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Remembering Louis Armstrong. Sort Of.

Monday, December 07, 2009

I didn’t grow up in a house with a lot of music, and there was virtually no jazz.  But still, I knew who Louis Armstrong was: he was the guy who sang “Hello Dolly.”  (And like almost everyone else, I pronounced his first name as if it were “Louie,” even though he clearly sings “This is Louis, Dolly” in that song.) 

It's a measure of his popularity that people who had no connection to jazz whatsoever knew who he was -- his work on TV and film made sure of that.

So when I hit my teen years and began to discover some of the jazz greats of the past (and present – Miles was still alive then, Thelonius Monk too), I remember hearing about how pivotal a figure Armstrong was in the history of jazz. I thought, "Really? The 'Hello Dolly'guy?" All of that popularity and visibility might have been a double-edged sword, since I'm sure there were many other fans throughout the world who thought of him as an actor/singer/all-around entertainer and were largely unaware that he was a singular force in the development of jazz.

As Terry Teachout writes in Pops, his new biography of Louis Armstrong, Armstrong saw himself as an entertainer too - whether that was on TV with his voice and his often comic faces, or on the trumpet. In the jazz world, this was something that caused some friction. People like Miles Davis saw his on-screen mugging as a kind of throwback to the days of minstrelsy and blackface. In the much wider world of pop culture, many knew nothing of this critique. We knew the amiable face and the gravelly voice. And because it was the world of pop culture, that was all we needed to know. It may seem strange, in an age when a golfer hitting a hydrant in front of his own house with his car can set off a media frenzy, but maybe that's all we wanted to know.


Who was Louis Armstrong for you?  Did his pop star status do him a disservice?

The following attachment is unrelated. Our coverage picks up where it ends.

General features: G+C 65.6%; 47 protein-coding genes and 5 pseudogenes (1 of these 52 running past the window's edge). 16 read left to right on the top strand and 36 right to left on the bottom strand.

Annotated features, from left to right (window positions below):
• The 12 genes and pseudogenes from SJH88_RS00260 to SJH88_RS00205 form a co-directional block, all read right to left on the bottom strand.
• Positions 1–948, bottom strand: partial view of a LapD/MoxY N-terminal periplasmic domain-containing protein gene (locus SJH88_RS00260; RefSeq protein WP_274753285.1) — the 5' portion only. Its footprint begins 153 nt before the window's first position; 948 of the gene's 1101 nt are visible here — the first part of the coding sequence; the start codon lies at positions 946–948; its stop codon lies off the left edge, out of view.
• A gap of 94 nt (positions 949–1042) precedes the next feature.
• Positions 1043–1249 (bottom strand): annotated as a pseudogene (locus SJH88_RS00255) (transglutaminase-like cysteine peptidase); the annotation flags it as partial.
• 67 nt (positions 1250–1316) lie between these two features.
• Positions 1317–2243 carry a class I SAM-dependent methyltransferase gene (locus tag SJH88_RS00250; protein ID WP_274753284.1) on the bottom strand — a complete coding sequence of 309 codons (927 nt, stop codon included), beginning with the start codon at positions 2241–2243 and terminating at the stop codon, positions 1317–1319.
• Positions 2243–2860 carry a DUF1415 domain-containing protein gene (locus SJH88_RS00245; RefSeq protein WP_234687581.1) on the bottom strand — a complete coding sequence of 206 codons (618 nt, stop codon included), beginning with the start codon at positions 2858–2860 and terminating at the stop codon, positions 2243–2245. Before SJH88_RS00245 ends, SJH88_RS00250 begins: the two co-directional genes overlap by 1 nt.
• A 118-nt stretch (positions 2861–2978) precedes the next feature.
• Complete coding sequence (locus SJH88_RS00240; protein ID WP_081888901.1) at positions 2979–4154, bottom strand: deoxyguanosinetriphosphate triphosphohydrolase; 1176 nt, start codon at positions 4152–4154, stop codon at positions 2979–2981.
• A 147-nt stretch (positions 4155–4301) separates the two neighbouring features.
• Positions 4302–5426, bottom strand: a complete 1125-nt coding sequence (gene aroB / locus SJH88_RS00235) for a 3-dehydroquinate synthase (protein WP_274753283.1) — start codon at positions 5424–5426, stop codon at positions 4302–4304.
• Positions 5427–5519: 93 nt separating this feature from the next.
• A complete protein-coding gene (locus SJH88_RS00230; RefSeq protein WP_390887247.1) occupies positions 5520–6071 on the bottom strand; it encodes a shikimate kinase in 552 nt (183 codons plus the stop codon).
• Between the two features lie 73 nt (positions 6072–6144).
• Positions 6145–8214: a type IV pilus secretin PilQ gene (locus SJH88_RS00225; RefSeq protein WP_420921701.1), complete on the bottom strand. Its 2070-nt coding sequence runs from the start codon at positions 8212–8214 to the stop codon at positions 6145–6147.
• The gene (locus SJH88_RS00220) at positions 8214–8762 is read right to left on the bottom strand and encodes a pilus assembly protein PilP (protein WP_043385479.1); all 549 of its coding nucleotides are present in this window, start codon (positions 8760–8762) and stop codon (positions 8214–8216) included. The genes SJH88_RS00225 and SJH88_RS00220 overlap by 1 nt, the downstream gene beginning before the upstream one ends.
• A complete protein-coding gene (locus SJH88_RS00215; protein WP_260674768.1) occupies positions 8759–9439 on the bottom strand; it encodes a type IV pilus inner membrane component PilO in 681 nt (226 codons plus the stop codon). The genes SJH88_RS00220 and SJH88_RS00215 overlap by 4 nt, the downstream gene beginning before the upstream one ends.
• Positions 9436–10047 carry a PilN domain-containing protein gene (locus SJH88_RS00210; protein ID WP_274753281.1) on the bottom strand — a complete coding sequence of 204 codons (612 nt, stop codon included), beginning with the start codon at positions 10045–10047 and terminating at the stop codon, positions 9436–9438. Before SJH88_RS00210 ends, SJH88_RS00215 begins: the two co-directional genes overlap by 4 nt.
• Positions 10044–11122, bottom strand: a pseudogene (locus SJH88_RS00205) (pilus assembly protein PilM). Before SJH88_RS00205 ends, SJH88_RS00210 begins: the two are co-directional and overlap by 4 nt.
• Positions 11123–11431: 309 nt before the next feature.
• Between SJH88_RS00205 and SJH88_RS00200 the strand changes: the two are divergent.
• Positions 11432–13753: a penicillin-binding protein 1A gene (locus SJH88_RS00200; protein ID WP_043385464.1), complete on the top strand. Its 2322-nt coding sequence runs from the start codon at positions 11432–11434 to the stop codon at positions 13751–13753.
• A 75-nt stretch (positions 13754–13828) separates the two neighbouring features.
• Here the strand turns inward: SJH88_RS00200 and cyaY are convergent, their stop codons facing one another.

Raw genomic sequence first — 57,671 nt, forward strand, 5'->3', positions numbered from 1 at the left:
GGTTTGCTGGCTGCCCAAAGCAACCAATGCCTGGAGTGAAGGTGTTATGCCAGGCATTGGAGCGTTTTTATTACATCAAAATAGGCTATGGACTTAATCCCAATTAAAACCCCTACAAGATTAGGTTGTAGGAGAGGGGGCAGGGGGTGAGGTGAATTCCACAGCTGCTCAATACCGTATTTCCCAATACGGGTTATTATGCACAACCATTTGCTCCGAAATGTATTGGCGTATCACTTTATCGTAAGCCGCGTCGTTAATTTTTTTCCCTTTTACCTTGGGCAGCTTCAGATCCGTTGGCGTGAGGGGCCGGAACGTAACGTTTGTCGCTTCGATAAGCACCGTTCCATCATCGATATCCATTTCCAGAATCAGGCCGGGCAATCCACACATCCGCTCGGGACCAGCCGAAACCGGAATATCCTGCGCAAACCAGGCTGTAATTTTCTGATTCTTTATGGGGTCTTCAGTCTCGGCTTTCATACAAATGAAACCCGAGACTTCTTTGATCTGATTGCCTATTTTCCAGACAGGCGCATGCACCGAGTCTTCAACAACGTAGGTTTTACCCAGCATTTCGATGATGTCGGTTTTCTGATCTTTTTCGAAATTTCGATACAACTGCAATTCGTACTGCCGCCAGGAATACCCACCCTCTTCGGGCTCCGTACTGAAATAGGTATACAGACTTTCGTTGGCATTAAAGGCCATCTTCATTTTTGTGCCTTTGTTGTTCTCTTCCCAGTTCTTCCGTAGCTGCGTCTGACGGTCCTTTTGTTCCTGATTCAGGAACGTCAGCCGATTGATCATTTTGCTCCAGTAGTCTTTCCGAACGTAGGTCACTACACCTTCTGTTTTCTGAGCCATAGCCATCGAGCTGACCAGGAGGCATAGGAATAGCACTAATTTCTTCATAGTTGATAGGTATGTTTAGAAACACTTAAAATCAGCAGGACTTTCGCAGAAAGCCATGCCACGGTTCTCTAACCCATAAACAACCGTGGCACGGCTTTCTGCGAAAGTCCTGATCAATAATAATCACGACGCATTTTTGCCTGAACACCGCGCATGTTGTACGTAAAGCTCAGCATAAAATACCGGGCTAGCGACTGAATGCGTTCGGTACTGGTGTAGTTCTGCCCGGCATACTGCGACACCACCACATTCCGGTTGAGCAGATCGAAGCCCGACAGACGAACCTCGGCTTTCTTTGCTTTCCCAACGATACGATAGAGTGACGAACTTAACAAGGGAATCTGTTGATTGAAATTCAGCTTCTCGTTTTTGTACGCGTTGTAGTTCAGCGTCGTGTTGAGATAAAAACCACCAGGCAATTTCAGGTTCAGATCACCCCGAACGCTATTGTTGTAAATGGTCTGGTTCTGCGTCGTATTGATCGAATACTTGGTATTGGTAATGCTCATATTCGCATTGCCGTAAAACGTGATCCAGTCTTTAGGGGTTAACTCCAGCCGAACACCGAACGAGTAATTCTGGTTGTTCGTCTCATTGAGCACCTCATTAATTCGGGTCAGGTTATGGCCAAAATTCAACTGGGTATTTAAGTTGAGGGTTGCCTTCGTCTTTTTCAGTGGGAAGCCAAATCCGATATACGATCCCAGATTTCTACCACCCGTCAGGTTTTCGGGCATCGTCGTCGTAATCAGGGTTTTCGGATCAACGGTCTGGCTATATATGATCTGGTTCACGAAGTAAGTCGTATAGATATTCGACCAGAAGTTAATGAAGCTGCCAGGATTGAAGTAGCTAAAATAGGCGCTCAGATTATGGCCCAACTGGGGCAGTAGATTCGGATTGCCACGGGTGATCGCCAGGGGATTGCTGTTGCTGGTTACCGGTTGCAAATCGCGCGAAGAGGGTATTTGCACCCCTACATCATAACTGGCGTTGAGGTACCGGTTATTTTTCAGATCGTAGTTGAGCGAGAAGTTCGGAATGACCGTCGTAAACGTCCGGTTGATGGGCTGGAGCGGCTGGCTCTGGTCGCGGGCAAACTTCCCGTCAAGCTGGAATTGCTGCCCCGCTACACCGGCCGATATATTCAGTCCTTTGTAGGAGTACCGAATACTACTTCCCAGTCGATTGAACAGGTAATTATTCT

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Comments [2]

Roseann Fitzgerald from Worcester, MA

I'm definitely going to read Mr. Teachout's book about Louis Armstrong and would love to see the Museum in Corona, NY. For those interested in hearing some Louis Armstrong's mentor, King Oliver, track to track down this recording by the great jazz pianist Butch Thompson. See review attached from 1990 release on Bluebird records:

Dec. 07 2009 10:33 PM
Charles Zigmund from Carmel, NY

Terry Teachout's opinion that Louis Armstrong's later work was on a par with his earlier work, is more or less the current party line by critics and some prominent musicians (e.g., Wynton Marsalis). IMO, not so. I've been listening to the Hot Fives and Sevens, and the early big band Louis (including up to 1931) fairly consistently for over 50 years. I could not do that with his later work. The singing is always great, but the trumpet creativity takes a decided dive. After 1931, Satch uses a limited number of trumpet variations and phrases over and over, no matter what the tune. In the 1920s, on the other hand, the new ideas are boiling out of his brain so continuously that he can hardly keep up with them on the horn. The reason this is a hot button issue for me is that in the 1920's sides, the other msicians are operating on such a primitive level that, together with the poor sound quality, they are hard for modern ears to listen to. So music lovers need to make an effort to stay with them. Saying, as many experts do, that the later sides are just as good as the 1920's ones leaves the impression it's OK to skip most of the Hot Fives and Sevens. Anyone who does so is depriving herself of one of Western civilization's greatest treasures.

Dec. 07 2009 03:03 PM

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